Perspective on Griffey's unique career

Ken Griffey Jr.'s long and historic career appears to have come to an end with the announcement that he has retired. The first-overall pick in the 1987 draft retires with the same team that drafted him exactly 23 years ago to the day.

Griffey's power hitting is what helped burst him onto the national scene early in his career. In the summer of 1993 as a 23-year old, he tied Don Mattingly and Dale Long's MLB record for most consecutive games with a HR at 8. He hit 398 HR before turning 30 years old, breaking a record that Jimmie Foxx had held since 1937.


The 13-time All-Star finishes in fifth place on the all-time HR list with 630. He was the active leader with 1,836 RBI. He finished in the top five of MVP balloting five times, but walked away with the award just once, in 1997.

Right or wrong, Griffey's monster HR total is often seen as a more pure number than some of his contemporaries'. Only one other player hit more HR than Griffey since he made his MLB debut on April 3, 1989 and it was Barry Bonds. The only player to hit more HR than Griffey in the 1990s was Mark McGwire.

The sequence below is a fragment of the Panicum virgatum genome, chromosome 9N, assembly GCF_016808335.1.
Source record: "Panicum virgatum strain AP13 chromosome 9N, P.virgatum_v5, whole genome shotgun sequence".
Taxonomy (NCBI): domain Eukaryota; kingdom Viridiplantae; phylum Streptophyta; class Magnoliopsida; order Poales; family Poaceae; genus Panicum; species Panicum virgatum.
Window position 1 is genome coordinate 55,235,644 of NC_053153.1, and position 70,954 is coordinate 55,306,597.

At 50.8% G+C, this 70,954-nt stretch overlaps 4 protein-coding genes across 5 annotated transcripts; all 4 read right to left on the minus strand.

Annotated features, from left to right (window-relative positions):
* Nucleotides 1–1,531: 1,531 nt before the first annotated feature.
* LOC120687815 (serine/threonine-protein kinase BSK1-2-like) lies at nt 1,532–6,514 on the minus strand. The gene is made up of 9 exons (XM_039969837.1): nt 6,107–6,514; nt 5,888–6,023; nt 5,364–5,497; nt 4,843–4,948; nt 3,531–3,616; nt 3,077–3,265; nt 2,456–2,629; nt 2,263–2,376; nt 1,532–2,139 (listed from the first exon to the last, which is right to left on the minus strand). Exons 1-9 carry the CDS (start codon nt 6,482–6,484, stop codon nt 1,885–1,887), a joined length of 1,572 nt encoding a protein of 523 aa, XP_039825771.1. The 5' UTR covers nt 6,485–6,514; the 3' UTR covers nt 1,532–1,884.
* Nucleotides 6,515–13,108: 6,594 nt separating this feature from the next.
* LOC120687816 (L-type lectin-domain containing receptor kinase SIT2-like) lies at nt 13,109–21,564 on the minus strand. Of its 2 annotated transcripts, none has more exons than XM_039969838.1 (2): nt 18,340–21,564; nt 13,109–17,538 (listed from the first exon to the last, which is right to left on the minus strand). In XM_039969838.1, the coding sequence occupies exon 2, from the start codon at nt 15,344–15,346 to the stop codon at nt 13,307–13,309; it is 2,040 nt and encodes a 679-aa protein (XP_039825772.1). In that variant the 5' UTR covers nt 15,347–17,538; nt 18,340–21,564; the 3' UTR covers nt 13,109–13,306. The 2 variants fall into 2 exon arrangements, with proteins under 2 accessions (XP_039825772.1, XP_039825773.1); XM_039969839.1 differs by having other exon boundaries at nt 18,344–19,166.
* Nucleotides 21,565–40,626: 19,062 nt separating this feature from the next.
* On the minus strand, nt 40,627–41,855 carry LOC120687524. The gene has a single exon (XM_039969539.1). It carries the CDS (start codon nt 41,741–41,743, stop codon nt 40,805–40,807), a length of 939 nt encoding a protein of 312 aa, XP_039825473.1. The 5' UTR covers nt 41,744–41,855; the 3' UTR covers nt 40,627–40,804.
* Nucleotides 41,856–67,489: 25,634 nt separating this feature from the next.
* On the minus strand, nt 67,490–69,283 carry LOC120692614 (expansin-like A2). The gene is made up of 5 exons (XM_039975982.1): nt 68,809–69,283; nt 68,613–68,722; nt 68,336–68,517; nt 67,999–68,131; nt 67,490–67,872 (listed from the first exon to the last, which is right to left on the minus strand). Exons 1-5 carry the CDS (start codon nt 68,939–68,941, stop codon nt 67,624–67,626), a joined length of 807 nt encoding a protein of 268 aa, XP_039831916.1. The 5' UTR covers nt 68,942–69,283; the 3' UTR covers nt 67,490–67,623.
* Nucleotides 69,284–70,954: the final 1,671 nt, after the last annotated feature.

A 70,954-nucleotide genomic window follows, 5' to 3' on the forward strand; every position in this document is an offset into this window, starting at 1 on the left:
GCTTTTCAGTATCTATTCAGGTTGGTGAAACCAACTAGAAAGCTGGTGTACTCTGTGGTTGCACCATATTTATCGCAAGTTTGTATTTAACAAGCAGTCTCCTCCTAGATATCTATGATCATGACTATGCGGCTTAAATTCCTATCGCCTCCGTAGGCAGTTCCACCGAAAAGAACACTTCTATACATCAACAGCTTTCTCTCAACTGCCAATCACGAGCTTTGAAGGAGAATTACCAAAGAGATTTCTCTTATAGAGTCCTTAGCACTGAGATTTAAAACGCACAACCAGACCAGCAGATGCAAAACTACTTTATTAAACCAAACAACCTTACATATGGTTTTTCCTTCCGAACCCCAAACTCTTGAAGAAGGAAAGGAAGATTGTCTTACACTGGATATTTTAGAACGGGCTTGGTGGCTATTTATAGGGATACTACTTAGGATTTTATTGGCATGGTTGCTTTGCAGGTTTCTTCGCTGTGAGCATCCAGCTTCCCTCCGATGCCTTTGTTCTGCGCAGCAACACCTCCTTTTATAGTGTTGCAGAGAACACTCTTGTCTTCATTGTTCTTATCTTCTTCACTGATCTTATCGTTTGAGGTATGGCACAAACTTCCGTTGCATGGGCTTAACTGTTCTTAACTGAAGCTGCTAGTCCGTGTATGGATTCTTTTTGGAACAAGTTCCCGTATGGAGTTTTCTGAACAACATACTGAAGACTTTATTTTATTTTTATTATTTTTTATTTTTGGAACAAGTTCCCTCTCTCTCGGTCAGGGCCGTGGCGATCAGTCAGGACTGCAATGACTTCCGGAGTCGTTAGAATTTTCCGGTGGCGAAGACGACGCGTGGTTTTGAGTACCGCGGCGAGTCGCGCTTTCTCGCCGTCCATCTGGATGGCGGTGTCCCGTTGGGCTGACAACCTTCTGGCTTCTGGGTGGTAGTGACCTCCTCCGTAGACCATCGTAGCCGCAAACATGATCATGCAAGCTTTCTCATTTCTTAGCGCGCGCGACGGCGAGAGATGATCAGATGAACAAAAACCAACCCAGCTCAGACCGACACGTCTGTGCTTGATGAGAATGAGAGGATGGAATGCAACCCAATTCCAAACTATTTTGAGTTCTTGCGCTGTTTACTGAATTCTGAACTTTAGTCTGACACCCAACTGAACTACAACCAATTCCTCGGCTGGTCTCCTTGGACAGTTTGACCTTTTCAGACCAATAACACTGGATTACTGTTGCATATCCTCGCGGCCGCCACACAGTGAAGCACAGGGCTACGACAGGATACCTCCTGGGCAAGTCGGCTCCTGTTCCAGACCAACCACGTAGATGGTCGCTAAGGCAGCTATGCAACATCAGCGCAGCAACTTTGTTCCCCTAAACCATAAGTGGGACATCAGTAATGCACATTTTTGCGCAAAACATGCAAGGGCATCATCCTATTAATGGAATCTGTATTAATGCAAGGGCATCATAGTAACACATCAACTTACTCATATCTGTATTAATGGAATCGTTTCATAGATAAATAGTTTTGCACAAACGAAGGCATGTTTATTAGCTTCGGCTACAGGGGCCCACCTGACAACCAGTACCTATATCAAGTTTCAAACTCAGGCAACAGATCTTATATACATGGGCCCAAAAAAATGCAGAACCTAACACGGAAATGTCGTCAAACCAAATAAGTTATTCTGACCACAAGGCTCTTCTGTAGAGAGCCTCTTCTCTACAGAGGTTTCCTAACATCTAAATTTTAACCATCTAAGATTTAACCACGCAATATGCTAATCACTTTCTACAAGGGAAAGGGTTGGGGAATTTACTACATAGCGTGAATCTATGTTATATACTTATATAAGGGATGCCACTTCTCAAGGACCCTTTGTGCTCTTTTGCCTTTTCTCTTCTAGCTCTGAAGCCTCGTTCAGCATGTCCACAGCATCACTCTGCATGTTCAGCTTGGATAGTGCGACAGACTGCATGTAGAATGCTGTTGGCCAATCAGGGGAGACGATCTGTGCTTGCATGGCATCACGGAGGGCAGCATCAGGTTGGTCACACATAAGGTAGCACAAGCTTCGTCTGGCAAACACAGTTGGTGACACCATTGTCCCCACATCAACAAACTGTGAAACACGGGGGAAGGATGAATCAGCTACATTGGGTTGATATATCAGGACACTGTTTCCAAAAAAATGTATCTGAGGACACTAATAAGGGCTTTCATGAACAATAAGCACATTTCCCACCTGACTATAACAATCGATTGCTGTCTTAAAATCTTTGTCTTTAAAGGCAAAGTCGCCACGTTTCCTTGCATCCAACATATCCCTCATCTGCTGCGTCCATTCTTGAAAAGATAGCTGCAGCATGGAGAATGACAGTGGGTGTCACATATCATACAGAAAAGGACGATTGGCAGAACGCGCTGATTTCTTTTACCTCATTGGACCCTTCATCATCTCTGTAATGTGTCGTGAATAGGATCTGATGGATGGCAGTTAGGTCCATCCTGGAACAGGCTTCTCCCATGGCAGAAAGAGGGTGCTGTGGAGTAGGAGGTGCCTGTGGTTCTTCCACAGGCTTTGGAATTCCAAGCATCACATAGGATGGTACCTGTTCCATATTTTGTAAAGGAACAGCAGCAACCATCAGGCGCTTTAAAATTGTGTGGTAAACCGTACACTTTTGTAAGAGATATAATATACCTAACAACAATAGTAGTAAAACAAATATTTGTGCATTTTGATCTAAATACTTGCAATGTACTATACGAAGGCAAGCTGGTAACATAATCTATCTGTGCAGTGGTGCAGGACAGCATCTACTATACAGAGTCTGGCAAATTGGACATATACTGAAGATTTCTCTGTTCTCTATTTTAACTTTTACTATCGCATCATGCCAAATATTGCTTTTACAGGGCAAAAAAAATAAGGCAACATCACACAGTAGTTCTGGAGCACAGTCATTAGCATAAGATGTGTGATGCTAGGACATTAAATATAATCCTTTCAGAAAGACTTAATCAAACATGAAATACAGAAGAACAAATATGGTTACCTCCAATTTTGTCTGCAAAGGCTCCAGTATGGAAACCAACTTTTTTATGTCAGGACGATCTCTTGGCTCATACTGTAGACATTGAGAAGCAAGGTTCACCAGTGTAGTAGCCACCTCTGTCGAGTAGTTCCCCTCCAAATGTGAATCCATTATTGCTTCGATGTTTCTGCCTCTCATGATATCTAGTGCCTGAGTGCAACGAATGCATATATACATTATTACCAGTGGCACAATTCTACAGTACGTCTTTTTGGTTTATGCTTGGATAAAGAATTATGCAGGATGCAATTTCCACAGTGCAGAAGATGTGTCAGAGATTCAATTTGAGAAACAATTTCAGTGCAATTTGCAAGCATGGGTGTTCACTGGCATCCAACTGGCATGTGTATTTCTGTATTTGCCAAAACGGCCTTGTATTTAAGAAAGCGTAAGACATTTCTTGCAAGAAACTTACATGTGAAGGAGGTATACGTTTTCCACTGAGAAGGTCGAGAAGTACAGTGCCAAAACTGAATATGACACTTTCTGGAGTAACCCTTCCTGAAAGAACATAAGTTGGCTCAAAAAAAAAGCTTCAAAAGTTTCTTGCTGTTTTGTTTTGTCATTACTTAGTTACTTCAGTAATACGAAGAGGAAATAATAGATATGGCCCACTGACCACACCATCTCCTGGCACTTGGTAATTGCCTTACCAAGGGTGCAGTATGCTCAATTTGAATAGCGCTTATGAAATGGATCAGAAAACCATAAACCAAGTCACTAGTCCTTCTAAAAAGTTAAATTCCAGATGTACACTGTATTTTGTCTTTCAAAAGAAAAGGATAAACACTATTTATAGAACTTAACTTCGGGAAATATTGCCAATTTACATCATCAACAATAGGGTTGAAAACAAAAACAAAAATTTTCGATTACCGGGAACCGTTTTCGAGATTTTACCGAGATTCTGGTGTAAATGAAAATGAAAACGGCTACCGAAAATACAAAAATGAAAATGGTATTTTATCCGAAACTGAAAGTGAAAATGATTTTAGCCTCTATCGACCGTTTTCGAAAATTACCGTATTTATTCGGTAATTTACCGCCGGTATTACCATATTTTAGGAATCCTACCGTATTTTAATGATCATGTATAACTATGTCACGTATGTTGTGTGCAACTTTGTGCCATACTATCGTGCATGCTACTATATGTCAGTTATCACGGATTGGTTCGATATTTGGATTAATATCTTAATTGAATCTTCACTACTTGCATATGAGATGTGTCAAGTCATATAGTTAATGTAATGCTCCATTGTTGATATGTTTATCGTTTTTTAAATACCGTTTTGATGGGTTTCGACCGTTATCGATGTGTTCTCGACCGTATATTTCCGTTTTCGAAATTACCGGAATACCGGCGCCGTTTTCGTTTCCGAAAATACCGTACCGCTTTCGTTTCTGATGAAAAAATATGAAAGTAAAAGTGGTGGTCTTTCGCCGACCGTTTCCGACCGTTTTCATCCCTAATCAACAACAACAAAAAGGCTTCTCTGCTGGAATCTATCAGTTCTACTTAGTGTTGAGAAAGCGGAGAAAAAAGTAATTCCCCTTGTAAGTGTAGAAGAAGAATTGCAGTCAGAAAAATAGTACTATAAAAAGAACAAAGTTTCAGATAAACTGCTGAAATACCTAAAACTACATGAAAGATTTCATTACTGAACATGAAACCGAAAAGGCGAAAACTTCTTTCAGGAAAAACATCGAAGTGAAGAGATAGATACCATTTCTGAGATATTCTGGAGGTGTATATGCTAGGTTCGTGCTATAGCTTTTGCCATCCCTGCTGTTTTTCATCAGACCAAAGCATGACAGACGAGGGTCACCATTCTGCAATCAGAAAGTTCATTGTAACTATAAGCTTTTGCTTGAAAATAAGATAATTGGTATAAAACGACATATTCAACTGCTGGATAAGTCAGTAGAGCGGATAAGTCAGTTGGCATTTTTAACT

Overlooked because of those power numbers is the fact the Griffey will go down as one of the best defensive centerfielders of all time. He was a 10-time Gold Glove winner. Only Roberto Clemente and Willie Mays had more as an outfielder.

Still some people will be hard on Griffey because he never consistently dominated in the postseason. He has the most HR of a player to never appear in the World Series. He appeared in the postseason three times for a total of 18 games. After he clinched the franchise-saving, series-winning run in the 1995 ALDS for the Seattle Mariners, Griffey's teams went 4-9 in postseason games and Griffey himself had just three extra-base hits in that stretch.

But in the end, Griffey was more than just a compiler. He often had a flare for the dramatic. On September 14, 1990, Griffey and his father become first father-son combo to hit back-to-back HR. In 1997, his 56th HR of the season at the time set the record for the most in the AL since Roger Maris in 1961. On June 24, 2007, he hit his 583rd and 584th career HR in his return to Seattle against the Mariners.

Statisically speaking, he will go down as one of the all-time greats. But in the eyes of Mariners fans, he will be remembered as so much more than that.


Comparing Griffey's numbers from the 1990s to other historic offensive runs in baseball history